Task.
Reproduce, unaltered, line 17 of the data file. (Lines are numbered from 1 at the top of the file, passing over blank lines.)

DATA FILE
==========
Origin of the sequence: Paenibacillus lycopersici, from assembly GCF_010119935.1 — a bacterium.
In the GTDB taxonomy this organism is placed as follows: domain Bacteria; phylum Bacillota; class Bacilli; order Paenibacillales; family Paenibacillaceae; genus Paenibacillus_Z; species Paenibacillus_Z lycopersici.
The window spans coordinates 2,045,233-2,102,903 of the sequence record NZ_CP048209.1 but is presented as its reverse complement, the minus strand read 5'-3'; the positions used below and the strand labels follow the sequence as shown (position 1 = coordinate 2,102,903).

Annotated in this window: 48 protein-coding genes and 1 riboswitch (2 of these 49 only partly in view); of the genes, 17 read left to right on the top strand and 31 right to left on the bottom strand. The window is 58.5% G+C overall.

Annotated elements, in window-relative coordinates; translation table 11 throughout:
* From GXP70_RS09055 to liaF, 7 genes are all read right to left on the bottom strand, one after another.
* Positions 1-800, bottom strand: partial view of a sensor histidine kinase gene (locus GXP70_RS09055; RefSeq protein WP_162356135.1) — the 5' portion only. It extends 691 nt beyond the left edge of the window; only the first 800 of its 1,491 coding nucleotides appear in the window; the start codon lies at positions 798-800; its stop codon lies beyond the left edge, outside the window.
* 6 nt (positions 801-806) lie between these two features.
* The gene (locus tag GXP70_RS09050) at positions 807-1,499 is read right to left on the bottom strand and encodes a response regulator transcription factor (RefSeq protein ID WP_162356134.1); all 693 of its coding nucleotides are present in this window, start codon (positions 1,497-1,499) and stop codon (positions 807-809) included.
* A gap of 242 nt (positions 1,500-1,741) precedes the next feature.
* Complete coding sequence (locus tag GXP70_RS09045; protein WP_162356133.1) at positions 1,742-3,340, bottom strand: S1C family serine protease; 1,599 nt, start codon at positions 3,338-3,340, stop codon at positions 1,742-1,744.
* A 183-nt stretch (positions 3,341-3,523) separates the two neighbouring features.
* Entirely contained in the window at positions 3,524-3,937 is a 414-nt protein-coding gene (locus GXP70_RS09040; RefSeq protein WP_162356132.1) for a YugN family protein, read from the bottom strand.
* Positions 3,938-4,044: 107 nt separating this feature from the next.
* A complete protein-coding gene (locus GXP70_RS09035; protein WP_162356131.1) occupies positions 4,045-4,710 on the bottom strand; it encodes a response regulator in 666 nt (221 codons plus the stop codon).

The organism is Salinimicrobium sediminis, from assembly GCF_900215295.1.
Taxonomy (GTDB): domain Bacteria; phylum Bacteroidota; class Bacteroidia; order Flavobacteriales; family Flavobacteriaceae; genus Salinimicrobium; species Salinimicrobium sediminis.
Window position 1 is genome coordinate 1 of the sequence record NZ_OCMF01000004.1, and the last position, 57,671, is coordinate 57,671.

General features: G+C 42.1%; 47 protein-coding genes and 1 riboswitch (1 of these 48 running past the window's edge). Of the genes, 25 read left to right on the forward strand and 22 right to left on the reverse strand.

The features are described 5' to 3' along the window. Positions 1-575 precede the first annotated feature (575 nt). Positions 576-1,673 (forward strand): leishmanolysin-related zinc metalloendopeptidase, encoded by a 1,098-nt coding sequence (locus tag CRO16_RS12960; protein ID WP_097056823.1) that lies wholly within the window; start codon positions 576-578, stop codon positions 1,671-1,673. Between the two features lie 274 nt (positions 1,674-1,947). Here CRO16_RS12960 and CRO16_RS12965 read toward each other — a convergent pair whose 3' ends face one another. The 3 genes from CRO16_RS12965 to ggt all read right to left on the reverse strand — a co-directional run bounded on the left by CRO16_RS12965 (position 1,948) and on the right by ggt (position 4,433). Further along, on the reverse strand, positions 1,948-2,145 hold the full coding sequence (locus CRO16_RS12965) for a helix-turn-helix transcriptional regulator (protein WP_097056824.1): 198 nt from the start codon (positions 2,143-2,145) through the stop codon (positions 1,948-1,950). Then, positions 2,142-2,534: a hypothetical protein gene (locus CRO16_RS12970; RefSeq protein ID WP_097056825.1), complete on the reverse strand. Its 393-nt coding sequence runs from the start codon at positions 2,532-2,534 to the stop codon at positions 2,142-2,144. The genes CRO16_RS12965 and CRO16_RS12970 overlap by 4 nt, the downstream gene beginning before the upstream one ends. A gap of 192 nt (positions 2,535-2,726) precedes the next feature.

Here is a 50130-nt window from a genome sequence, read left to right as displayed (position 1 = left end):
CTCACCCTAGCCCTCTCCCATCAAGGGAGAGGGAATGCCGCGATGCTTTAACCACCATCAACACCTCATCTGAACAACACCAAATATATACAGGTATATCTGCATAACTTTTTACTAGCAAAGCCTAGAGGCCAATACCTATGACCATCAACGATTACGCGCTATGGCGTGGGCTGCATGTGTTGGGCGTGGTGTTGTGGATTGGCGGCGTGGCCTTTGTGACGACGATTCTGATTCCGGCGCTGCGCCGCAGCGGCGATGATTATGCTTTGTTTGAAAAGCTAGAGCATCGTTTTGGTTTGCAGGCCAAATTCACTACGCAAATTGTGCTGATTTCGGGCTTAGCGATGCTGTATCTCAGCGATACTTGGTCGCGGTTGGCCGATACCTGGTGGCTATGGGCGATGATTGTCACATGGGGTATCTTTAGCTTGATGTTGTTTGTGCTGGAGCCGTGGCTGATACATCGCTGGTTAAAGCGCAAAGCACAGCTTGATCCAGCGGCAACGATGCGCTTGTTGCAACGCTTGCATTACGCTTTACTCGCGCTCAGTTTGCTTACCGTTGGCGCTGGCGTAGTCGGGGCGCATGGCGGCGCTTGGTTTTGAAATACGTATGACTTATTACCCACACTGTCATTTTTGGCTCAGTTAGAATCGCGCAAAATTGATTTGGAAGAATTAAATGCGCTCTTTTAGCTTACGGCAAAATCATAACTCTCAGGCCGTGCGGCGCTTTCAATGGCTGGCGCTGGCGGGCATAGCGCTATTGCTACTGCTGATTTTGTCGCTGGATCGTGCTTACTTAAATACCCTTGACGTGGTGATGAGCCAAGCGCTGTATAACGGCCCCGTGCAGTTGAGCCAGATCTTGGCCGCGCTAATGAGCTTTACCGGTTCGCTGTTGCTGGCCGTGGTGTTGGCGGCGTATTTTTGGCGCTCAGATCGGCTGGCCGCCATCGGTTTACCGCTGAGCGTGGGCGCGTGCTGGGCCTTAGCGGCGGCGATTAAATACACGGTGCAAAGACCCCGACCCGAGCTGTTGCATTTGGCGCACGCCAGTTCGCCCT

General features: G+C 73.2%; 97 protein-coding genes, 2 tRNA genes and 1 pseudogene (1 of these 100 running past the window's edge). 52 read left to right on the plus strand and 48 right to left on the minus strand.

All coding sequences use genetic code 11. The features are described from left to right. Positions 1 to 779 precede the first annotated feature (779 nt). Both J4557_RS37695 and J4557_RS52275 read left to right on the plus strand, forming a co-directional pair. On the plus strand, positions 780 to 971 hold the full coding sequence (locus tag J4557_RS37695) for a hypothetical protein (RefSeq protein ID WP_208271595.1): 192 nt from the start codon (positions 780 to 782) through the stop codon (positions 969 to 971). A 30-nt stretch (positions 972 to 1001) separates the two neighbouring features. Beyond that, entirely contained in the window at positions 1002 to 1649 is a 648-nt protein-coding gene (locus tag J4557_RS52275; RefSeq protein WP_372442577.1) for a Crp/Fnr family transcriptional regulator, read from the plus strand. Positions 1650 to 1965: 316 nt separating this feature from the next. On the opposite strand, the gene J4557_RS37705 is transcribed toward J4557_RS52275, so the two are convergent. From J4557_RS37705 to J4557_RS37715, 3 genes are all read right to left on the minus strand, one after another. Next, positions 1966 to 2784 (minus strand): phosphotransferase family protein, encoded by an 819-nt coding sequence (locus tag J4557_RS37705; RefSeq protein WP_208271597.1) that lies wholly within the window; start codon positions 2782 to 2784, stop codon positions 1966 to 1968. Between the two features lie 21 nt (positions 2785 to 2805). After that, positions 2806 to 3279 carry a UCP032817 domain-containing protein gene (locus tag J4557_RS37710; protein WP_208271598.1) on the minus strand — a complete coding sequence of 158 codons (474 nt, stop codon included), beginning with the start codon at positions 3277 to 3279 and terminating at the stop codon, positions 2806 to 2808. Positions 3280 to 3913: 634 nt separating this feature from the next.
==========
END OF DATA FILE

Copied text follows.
Taxonomy (GTDB): domain Bacteria; phylum Bacteroidota; class Bacteroidia; order Flavobacteriales; family Flavobacteriaceae; genus Salinimicrobium; species Salinimicrobium sediminis.